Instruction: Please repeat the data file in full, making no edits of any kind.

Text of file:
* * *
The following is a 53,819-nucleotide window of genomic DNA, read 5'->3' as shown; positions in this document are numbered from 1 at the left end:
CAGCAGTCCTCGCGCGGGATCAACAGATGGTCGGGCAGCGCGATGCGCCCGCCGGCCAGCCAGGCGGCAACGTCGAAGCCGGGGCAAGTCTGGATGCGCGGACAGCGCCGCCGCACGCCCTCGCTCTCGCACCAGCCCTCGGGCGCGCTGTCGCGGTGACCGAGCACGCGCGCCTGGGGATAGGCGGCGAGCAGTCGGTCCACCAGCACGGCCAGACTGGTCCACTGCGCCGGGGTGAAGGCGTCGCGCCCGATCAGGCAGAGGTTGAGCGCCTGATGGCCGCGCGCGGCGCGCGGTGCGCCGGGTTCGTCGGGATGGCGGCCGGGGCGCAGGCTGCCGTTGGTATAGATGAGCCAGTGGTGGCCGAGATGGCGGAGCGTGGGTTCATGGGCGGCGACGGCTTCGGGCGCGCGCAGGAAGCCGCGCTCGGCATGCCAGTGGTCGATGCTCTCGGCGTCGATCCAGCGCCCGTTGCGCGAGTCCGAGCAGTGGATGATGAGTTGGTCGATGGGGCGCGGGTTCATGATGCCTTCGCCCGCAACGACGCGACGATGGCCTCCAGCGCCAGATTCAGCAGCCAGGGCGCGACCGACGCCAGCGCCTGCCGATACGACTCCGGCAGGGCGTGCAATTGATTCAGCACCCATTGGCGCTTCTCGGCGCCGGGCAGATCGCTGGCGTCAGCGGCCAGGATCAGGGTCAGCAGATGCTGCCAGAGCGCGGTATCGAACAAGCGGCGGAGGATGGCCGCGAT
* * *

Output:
The following is a 53,819-nucleotide window of genomic DNA, read 5'->3' as shown; positions in this document are numbered from 1 at the left end:
CAGCAGTCCTCGCGCGGGATCAACAGATGGTCGGGCAGCGCGATGCGCCCGCCGGCCAGCCAGGCGGCAACGTCGAAGCCGGGGCAAGTCTGGATGCGCGGACAGCGCCGCCGCACGCCCTCGCTCTCGCACCAGCCCTCGGGCGCGCTGTCGCGGTGACCGAGCACGCGCGCCTGGGGATAGGCGGCGAGCAGTCGGTCCACCAGCACGGCCAGACTGGTCCACTGCGCCGGGGTGAAGGCGTCGCGCCCGATCAGGCAGAGGTTGAGCGCCTGATGGCCGCGCGCGGCGCGCGGTGCGCCGGGTTCGTCGGGATGGCGGCCGGGGCGCAGGCTGCCGTTGGTATAGATGAGCCAGTGGTGGCCGAGATGGCGGAGCGTGGGTTCATGGGCGGCGACGGCTTCGGGCGCGCGCAGGAAGCCGCGCTCGGCATGCCAGTGGTCGATGCTCTCGGCGTCGATCCAGCGCCCGTTGCGCGAGTCCGAGCAGTGGATGATGAGTTGGTCGATGGGGCGCGGGTTCATGATGCCTTCGCCCGCAACGACGCGACGATGGCCTCCAGCGCCAGATTCAGCAGCCAGGGCGCGACCGACGCCAGCGCCTGCCGATACGACTCCGGCAGGGCGTGCAATTGATTCAGCACCCATTGGCGCTTCTCGGCGCCGGGCAGATCGCTGGCGTCAGCGGCCAGGATCAGGGTCAGCAGATGCTGCCAGAGCGCGGTATCGAACAAGCGGCGGAGGATGGCCGCGAT